Modern Day Idolatry

We were able to call in and listen to a sermon at our home congregation in the States this morning. The message was on being conformed into the image of Jesus.

The preacher took his text from Romans 12:3, “And do not be conformed to this world, but be transformed by the renewing of your mind, that you may prove what is that good and acceptable and perfect will of God.”

He reminded us that the greatest command is to love God with all our heart, soul, mind, and strength. He went over various scriptures teaching this, going all the way back to the first of the Ten Commandments.

He challenged us to consider what we’re doing with our extra time forced on us by lockdown. He suggested that if you look at how you’ve been spending your extra time, you’ll discover what sort of character you have and to what degree you actually love the Lord. Is it with all your heart?

He showed from the Bible how anything that takes the place of God or takes higher precedence than God is idolatry. Of course, even a cursory reading of the Bible gives us a clear picture of how God hates idolatry and how He jealously guards His rightful place in our hearts.

One challenge the preacher gave us was to ask ourselves if we love our Bibles as much as we love our phones. He asked how our lives might be if we treated our Bibles with the same anxious attention as we do our social media feeds or entertainment, etc. Would you be ashamed to let others know how many minutes you spent with God last week as compared to the total number of minutes you spent lost in your phone?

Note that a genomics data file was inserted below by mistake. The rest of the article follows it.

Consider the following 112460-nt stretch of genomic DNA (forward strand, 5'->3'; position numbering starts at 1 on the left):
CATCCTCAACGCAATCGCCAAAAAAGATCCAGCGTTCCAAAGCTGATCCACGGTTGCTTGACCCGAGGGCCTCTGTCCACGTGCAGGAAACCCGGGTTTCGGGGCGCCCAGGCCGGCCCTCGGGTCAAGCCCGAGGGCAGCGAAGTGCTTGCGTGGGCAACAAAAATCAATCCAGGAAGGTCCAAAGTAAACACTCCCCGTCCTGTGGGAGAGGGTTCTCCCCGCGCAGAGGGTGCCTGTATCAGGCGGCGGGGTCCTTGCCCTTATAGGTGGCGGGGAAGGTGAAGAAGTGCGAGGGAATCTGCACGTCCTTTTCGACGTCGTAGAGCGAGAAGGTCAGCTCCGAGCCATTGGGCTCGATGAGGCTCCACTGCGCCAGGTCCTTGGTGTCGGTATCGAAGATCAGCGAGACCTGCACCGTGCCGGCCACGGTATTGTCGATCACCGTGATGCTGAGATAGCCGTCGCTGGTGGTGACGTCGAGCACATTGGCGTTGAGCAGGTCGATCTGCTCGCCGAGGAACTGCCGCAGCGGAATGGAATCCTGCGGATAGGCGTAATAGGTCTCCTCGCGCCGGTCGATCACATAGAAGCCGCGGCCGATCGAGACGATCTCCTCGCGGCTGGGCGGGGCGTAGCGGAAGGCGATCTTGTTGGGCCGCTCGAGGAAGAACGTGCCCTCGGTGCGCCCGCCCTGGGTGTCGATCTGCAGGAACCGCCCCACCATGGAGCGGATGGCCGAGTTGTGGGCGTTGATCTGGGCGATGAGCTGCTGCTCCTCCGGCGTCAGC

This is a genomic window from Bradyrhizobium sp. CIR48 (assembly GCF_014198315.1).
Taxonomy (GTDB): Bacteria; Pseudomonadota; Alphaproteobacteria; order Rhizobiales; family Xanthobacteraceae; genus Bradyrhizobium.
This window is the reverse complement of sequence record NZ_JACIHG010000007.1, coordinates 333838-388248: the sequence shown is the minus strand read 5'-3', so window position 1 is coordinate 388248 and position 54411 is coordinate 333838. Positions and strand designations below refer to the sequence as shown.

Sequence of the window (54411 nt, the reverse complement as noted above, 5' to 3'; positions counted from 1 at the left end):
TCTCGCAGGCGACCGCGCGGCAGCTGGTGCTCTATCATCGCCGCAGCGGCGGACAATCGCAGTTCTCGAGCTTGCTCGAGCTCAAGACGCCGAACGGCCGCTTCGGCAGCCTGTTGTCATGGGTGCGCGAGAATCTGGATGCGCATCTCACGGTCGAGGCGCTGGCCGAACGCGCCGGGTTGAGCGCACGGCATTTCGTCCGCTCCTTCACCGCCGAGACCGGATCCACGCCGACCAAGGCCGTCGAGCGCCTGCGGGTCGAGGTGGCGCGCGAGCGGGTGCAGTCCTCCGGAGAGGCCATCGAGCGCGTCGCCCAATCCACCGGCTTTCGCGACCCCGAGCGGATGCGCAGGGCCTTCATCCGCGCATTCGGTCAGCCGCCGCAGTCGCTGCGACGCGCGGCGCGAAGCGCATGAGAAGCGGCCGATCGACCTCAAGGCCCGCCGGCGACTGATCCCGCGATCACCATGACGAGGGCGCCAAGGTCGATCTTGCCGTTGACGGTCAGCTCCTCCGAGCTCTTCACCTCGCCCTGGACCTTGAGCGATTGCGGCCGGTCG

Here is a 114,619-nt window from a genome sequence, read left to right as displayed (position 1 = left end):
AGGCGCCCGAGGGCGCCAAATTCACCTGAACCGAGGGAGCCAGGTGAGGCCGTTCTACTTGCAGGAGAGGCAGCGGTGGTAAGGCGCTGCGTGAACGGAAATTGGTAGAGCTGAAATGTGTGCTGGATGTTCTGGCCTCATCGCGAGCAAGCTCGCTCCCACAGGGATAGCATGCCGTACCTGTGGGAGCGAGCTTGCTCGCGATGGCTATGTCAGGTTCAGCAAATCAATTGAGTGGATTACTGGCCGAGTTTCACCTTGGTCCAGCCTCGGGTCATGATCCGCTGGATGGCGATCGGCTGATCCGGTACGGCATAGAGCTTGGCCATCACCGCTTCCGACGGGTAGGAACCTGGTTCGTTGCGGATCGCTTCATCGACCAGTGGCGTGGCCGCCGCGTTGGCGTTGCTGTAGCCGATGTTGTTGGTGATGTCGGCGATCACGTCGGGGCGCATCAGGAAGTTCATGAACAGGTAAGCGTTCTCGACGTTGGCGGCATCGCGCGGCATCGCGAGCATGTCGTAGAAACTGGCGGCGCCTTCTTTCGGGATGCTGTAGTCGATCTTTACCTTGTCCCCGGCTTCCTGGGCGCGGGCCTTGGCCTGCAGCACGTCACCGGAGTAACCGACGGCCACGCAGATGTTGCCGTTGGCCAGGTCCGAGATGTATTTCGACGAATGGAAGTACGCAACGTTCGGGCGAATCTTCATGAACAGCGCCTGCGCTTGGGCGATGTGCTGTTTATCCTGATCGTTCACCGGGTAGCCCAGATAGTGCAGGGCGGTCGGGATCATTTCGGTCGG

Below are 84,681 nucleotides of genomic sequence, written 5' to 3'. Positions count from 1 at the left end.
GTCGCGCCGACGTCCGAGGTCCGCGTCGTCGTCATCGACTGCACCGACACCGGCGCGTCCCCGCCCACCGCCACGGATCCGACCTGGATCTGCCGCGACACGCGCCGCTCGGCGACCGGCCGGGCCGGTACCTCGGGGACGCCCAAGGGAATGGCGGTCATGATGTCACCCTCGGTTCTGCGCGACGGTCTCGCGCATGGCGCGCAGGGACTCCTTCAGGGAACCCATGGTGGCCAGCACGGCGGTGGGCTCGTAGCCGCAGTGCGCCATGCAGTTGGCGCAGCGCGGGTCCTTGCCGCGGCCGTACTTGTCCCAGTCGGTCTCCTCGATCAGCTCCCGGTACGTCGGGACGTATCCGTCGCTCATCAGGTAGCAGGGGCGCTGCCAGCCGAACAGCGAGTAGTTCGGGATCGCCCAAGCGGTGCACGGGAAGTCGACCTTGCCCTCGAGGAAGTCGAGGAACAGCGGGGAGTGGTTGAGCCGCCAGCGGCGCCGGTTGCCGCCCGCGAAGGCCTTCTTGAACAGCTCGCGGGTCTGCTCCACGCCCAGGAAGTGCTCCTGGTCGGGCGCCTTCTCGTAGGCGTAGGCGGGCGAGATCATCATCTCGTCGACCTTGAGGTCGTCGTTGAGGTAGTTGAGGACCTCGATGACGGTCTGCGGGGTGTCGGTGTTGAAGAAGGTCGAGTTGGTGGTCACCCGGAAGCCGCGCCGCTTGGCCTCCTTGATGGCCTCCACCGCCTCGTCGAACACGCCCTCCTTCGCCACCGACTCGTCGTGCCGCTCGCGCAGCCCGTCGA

He shared the story of two brothers who fought each other to gain the throne. The younger brother lost and was imprisoned in a room in the older brother’s castle. A standard-sized door was built into the wall, trapping him in, though it was always left open.

You see, the younger brother was an over-eater. Thus, he was too large to fit through the door. His captor kept him imprisoned with the door open for years by having large quantities of delicious foods brought into the room each day. The prisoner could have escaped anytime, had he chosen to exercise self-control. Sadly, he died a victim of his own excess and addiction.

The preacher likened that imprisoned man to those who are enslaved by the phone in their pockets. The door is left open. They could be free anytime they choose, but they remain bound to a cycle of excess technology.

They? Or we?